Rates of pay in some countries are determined by collective union agreements. In the UK rates can be agreed on an individual basis. However, there are at least two below the line departments in the UK film industry that have negotiated agreements outlining rates of pay. These are the PACT/BECTU major US studio feature film construction agreement and the PACT/BECTU major studio feature electricians agreement. Rates for performers can be found in the PACT/Equity Cinema Agreement and specific arrangements exist for low budget and very low budget films.
It is important to budget for UK fringes when planning to shoot in the UK. These include social security and workplace pension contributions.
UK National Insurance contributions are required from all Pay As You Earn (PAYE) workers, with employers contributing 13.8% of earnings. However, performers and certain other workers are deemed as self-employed and can be exempt from this. For more information on which roles can be deemed to be self-employed in the entertainment industry, see HMRC's guidelines.
Changes to UK pension legislation ensure that all qualifying workers automatically receive the employer pension contributions they are entitled to from the employer's Staging Date. The staging of companies is being phased in until the 1st of February 2018. Currently, staged employers are required to make a minimum contribution of 1% of Qualifying Earnings, with employees doing the same until October 2017 when this will increase to 2% employer and 3% employee. From October 2018 employers will have to pay 3% with employees paying 5%.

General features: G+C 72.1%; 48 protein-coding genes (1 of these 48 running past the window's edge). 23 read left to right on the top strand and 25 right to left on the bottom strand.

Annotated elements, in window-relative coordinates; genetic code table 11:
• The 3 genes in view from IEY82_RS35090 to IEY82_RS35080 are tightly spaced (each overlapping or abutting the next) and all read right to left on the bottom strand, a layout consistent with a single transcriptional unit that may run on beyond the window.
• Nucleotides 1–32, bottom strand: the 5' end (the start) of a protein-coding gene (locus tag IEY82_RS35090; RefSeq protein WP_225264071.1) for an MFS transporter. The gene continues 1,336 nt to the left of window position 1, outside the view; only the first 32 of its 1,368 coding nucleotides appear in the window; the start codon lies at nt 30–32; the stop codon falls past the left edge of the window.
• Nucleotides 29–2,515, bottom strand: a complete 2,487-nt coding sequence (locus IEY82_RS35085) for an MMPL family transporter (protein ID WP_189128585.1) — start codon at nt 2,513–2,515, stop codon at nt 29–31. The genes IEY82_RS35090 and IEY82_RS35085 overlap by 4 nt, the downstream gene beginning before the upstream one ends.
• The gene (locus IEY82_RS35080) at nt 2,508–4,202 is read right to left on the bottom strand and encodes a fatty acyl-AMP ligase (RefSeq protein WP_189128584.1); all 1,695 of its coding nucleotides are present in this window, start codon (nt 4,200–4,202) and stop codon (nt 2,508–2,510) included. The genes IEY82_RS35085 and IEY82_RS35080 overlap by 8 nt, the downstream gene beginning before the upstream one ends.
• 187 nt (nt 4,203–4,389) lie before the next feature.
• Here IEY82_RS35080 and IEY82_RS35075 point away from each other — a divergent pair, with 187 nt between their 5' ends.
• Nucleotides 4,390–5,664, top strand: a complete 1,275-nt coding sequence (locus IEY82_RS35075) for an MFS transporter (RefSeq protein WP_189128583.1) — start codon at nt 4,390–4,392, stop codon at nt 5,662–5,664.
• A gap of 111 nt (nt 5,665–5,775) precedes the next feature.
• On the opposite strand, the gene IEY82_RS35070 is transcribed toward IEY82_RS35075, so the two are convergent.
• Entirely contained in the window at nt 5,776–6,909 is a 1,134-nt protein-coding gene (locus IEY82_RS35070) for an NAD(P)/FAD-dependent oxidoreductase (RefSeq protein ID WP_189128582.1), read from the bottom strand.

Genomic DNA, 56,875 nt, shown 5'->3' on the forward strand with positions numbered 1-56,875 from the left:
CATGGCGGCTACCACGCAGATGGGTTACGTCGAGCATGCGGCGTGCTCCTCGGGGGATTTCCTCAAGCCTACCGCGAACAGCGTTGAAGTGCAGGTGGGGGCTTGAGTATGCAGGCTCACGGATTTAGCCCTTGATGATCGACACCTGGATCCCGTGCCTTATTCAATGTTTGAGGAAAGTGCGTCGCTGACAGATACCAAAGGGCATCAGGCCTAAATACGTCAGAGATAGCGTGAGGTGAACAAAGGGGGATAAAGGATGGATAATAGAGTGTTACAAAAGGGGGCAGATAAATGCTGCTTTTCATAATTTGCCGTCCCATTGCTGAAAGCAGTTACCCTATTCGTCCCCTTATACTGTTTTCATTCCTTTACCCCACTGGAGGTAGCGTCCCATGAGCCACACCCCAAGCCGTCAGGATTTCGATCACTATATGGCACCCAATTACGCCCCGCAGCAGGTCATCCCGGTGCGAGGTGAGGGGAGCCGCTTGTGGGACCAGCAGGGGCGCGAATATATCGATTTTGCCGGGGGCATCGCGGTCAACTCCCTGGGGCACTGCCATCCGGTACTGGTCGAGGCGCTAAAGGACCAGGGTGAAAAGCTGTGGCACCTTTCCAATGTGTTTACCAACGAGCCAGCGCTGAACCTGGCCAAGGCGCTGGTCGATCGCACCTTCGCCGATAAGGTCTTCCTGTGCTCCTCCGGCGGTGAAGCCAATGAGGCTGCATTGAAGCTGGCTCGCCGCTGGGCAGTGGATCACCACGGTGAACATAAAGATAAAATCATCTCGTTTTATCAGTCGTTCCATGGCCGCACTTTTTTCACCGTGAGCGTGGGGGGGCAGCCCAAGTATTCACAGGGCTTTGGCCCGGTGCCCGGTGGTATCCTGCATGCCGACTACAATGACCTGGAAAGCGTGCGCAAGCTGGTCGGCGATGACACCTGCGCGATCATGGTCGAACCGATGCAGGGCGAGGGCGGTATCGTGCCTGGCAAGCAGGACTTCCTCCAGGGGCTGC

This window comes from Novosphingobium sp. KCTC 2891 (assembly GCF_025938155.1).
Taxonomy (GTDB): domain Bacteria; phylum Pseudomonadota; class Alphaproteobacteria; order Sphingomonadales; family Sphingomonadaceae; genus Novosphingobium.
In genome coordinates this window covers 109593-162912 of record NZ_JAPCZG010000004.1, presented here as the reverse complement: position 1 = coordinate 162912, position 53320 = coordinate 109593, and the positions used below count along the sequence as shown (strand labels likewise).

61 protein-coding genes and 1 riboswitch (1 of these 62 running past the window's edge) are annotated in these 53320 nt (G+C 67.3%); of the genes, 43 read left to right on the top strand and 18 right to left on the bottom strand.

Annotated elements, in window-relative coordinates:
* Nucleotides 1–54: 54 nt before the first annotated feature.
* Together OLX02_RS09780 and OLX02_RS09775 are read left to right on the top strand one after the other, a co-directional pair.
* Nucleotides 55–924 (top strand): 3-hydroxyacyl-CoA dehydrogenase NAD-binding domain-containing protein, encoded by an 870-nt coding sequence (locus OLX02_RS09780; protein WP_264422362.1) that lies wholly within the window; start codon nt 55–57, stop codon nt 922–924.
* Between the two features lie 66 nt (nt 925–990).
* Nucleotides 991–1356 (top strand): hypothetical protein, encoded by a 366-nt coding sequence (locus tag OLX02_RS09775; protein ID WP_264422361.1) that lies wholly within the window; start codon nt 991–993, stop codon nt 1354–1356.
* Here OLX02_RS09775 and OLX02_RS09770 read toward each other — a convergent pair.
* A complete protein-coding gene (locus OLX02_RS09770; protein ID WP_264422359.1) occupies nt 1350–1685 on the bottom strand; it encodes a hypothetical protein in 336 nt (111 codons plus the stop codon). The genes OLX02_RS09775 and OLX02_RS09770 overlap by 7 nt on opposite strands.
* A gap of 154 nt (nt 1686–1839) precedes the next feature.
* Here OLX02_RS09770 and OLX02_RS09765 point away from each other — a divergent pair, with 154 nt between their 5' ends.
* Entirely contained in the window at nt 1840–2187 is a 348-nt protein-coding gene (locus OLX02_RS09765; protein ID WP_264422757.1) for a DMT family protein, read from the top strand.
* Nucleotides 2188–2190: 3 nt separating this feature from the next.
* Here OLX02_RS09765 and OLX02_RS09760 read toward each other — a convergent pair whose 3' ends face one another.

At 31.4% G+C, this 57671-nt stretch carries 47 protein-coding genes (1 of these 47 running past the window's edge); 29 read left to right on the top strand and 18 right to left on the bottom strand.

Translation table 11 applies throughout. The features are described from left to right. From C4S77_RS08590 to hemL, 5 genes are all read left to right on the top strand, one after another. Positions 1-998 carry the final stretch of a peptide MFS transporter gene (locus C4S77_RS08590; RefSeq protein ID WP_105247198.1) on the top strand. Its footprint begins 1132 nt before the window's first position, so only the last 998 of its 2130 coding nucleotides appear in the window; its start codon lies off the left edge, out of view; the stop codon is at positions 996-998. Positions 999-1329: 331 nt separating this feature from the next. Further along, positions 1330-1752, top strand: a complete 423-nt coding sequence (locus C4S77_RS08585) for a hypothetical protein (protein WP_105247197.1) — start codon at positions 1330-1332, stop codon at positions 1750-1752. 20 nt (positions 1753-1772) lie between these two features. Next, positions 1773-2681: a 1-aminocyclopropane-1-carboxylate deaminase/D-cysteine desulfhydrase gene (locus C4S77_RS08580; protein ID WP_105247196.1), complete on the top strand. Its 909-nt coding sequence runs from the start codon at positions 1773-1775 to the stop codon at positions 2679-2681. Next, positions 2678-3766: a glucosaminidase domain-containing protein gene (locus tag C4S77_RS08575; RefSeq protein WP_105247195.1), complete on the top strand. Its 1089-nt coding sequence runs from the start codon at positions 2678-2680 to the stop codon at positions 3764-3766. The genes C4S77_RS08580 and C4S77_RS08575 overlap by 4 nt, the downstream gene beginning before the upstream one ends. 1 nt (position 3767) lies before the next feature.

Workplace Pension Reform Auto Enrolment introduces complex rules and obligations on the employer. In order to assist productions Sargent-Disc has developed an integrated solution that works with our payroll service and automates many time consuming processes for the employer. For more information, see our insight article on Auto Enrolment.
Industry standard software is available to help when putting together a budget. Movie Magic Budgeting 7 has been designed to assist with complex budgeting scenarios. It allows for elements to be pulled through from Movie Magic Scheduling, helping to save time and ensure accuracy. It also allows for multiple incentives, credits, and rebates to be applied, compared, and analysed. For a video guide, see below:
For producers and accountants, analysing and keeping up to date with tax rebates in different jurisdictions and building the variables into a budget can be complicated. An extremely valuable resource for assisting in understanding the differences and similarities between the incentives is the Entertainment Partners' website. Their production incentives information is detailed by individual jurisdiction, and allows for incentives to be compared against each other.
At Sargent-Disc, one of our Production Accountants can certify your budget. Sargent-Disc can also provide a range of services to a production, from pre-production through to post. This includes our suite of digital production tools including, SD Online Payroll, Digital Purchase Order, SD Production Card, Movie Magic Scheduling and Budgeting, and Vista Accounting Software. For information about our services, please contact us at Sargent-Disc. Let us help you with your production and employment enquiries about working in the UK, and take the drama out of your production.
For advice, guidance and facts about international production incentives, and to compare them online, visit the incentive solutions section of the Entertainment Partners website or contact them directly here:
Incentives Solutions Group
Joseph Chianese, Senior Vice President
There are a number of specialist accountancy and audit firms in
the UK that advise clients when structuring British qualifying
projects. Here are just a few:
Grant Thornton UK LLP
Christine Corner, Partner
Tel: +44 (0)20 7728 3171
John Graydon, Partner
Tel: +44 (0)20 7841 4281
Steve Joberns, Principal
Tel: +44 (0)20 7312 6558
Please Note: This article is for information purposes only.